Victorian Ghosts for Christmas

Why Ghost Stories at Christmas?

by Arlene Young

 December 2nd, 1:30pm

$15 | $12 Members | Event page

The three spirits that visited Ebenezer Scrooge in Charles Dickens’ famous story are not the only Christmas ghosts of the Victorian period. Victorians gathered to tell stories of the supernatural as part of their Christmas traditions. What fostered the Victorian fascination with ghosts and with exchanging ghost stories around the Christmas tree?



The ghosts of this presentation are not all disembodied Christmas spirits, but include memories, customs, and traces of the past—our personal pasts, our cultural pasts, and our historical pasts, all of which fuse to form the traditions that mean Christmas to each of us. Where do all our holiday customs come from? What is the special contribution of Victorian traditions to the way we celebrate and think about Christmas and the Christmas spirit? How did Charles Dickens celebrate Christmas? How did the highly intellectual George Eliot celebrate? And what about cranky Jane and Thomas Carlyle? Join us to explore answers to some and perhaps all of these questions.

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Mad Scientists - October 28th, 1:30pm

Mary Shelley’s Frankenstein at 200

and the Immortal Undead Legacy of Mad Science

by Dr. Kathryn Ready


From award-winning film and literature to news headlines, t-shirts, coffee mugs, and breakfast cereal, the mad scientist and mad science are everywhere. While Mary Shelley is generally credited with the invention of this popular character type, the subtitle of her famous novel Frankenstein; or, the Modern Prometheus (1818) gestures immediately to ancient sources of inspiration. Behind the tragic tale of Victor Frankenstein and his monster are in fact many old and familiar stories beyond that of the legendary Titan who stole fire from heaven on behalf of humanity. We find the stories of Satan, Adam, and Eve. Of powerful magicians such as Merlin and Prospero. Of notorious alchemists such as Faust, who reportedly traded his soul away to Mephistopheles in exchange for power and forbidden knowledge. The recognition of these ancient sources of inspiration has helped to fuel ongoing debate concerning the cultural significance of Victor Frankenstein and his many descendants. Is the story of mad science about anything new? Or is its appeal as a modernized retelling of old, familiar stories? As a modern rewriting of ancient warnings against human curiosity and pride? Or did the story of the mad scientist capture the imagination in speaking to the impact of modern science? To a world being newly transformed by science and technology? If so, does the story of mad science offer more than a broad and straightforward warning against the dangers of science? How much did Shelley know about science? What might she be saying about scientific debates in her own day? About the culture of science? What about her own literary descendants?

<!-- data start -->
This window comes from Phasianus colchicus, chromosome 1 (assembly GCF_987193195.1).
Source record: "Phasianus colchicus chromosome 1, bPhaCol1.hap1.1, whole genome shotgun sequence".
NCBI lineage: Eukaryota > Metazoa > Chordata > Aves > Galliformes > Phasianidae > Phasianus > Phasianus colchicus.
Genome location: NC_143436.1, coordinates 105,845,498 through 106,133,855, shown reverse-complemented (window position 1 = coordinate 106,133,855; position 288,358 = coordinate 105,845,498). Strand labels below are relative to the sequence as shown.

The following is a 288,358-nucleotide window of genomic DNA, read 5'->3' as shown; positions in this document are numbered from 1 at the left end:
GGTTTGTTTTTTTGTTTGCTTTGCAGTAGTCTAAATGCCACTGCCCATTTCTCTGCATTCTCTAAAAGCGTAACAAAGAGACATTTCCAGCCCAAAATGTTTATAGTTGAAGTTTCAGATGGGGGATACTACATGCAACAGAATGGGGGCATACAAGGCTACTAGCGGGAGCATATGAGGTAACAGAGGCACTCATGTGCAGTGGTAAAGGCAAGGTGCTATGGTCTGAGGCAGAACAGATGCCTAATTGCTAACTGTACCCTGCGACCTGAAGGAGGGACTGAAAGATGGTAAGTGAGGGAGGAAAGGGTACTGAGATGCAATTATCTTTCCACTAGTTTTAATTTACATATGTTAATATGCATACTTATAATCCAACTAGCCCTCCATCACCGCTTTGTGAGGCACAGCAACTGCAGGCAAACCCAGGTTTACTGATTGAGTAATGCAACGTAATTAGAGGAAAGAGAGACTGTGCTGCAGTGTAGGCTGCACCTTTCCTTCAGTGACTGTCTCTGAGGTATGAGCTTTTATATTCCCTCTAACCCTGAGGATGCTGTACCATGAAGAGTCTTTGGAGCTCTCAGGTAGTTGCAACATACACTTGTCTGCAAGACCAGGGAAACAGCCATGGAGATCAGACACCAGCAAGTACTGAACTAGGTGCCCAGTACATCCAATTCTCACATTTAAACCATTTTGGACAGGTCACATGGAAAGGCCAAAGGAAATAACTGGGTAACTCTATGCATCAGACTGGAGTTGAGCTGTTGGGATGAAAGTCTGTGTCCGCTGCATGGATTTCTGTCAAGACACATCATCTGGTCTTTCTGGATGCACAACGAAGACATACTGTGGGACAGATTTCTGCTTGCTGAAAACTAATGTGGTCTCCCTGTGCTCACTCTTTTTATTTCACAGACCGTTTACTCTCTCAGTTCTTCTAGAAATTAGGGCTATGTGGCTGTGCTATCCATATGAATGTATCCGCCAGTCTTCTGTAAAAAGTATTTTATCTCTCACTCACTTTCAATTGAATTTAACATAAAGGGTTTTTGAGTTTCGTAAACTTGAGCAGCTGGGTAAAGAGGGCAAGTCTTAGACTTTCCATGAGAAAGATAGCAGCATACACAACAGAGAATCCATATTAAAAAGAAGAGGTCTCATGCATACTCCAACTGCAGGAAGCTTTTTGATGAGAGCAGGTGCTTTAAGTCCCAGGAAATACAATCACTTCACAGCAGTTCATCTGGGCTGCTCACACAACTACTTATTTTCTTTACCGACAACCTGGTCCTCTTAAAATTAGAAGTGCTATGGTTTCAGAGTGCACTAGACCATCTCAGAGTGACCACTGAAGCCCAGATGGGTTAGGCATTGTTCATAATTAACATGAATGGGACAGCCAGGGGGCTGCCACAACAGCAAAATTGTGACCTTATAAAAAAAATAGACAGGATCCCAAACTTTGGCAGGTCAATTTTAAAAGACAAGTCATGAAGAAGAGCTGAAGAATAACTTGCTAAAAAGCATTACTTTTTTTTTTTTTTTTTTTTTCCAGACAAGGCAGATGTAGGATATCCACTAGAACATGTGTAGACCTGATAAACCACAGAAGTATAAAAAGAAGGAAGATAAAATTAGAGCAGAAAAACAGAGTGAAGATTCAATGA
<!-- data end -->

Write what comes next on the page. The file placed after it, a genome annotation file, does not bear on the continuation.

This lecture is part of our Exploring Victorians series. Admission is $15 or $12 for members. Reserve your spot at or call 204-943-2835


Dracula Unearthed! Revamped October 11-28th

This October, Dracula returns with some new additions to this Halloween experience. Here to tell us about what’s so Victorian about Dracula is creator and director Kevin Klassen (Echo Theatre)

“Bram Stoker’s Dracula is, among many other things, a thoroughly Victorian novel: galvanized by the tension between the staid traditions and puritanical moral code of the era and its popular obsession with the lurid, and fascination with the technologically new. First published in 1897, it is very specifically of its time, with the inclusion of such recent inventions as the Kodak camera, the portable typewriter, and the recording phonograph. Built in 1895, Dalnavert is precisely the type of late Victorian mansion in which Dracula’s (largely affluent) characters would have resided. The venue is perfectly suited to the subject matter.”

To get your tickets and find out more, head to the event page for Dracula Unearthed! Revamped. Be there, or beware!

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Memento Mori - October 14th 1:30pm

Come and hear about all of the weird stuff surrounding death that the Victorians invented or made extremely popular. They really were obsessed with the macabre, but maybe they’d think our obsession with denying our own mortality is weird!

Here’s a little teaser of the first in our October lectures. Sunday October 14th at 1:30pm, we’ll make the coffee.


by Vanessa Warne

Executed criminals; famous authors and artists; celebrated political leaders; beloved children: though made for different reasons, the death masks of a very wide range of people were created by Victorians who used plaster to preserve the faces of the recently dead. The morning after Charles Dickens died, a sketch was made of him on his death bed and, soon after, his face was covered with plaster that captured what his daughter Katey described in a letter as “the beauty and pathos of his dear face as it lay on that little bed in the dining-room.” The death masks that Victorians made and valued might be understood as morbid objects, but there were treasured objects and were often placed on display in homes, copies sometimes being produced and shared with absent relatives. This talk explores the making of death masks and asks how a pure white plaster cast of a deceased person’s face, cold to the touch, could comfort Victorians and retain the power to fascinate us a century after its creation.

William Wordsworth’s death mask

William Wordsworth’s death mask